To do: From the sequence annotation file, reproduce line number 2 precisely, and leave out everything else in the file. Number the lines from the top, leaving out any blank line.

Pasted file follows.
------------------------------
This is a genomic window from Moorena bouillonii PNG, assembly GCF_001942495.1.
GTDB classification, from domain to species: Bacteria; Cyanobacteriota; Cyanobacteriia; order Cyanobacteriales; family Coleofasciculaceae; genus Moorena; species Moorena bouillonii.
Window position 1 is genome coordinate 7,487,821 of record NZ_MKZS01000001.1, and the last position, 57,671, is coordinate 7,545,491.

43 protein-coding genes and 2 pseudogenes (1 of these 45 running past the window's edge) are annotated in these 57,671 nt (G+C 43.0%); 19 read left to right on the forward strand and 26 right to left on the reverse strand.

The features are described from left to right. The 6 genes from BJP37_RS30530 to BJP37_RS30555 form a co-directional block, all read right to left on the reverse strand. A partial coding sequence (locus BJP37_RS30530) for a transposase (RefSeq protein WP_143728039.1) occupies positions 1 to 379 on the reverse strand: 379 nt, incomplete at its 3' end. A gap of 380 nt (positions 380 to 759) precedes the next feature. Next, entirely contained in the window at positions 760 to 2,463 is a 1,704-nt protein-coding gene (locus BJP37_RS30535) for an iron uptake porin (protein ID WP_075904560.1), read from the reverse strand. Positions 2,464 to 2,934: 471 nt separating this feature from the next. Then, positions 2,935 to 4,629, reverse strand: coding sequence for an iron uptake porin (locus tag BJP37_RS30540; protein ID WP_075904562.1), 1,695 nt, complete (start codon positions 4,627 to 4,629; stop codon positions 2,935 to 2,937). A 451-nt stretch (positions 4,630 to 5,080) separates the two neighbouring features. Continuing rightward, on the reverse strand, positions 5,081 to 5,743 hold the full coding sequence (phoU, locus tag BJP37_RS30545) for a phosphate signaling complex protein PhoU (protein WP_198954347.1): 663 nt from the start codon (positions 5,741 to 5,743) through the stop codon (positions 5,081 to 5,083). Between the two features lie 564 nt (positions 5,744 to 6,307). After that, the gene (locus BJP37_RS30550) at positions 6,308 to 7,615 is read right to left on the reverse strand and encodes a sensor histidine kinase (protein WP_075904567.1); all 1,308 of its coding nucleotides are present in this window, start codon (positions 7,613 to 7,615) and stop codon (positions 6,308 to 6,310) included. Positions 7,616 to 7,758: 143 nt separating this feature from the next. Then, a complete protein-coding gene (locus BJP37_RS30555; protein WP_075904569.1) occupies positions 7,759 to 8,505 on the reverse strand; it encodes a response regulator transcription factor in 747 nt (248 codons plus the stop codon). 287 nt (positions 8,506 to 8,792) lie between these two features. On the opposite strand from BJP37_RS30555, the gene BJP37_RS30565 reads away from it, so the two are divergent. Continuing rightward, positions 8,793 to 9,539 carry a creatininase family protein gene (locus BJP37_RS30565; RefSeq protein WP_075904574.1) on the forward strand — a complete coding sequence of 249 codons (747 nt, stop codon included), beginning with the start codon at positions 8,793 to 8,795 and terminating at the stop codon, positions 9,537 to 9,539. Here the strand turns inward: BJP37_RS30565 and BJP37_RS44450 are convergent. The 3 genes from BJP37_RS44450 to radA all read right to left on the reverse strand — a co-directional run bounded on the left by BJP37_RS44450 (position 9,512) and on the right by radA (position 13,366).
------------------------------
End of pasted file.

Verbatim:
GTDB classification, from domain to species: Bacteria; Cyanobacteriota; Cyanobacteriia; order Cyanobacteriales; family Coleofasciculaceae; genus Moorena; species Moorena bouillonii.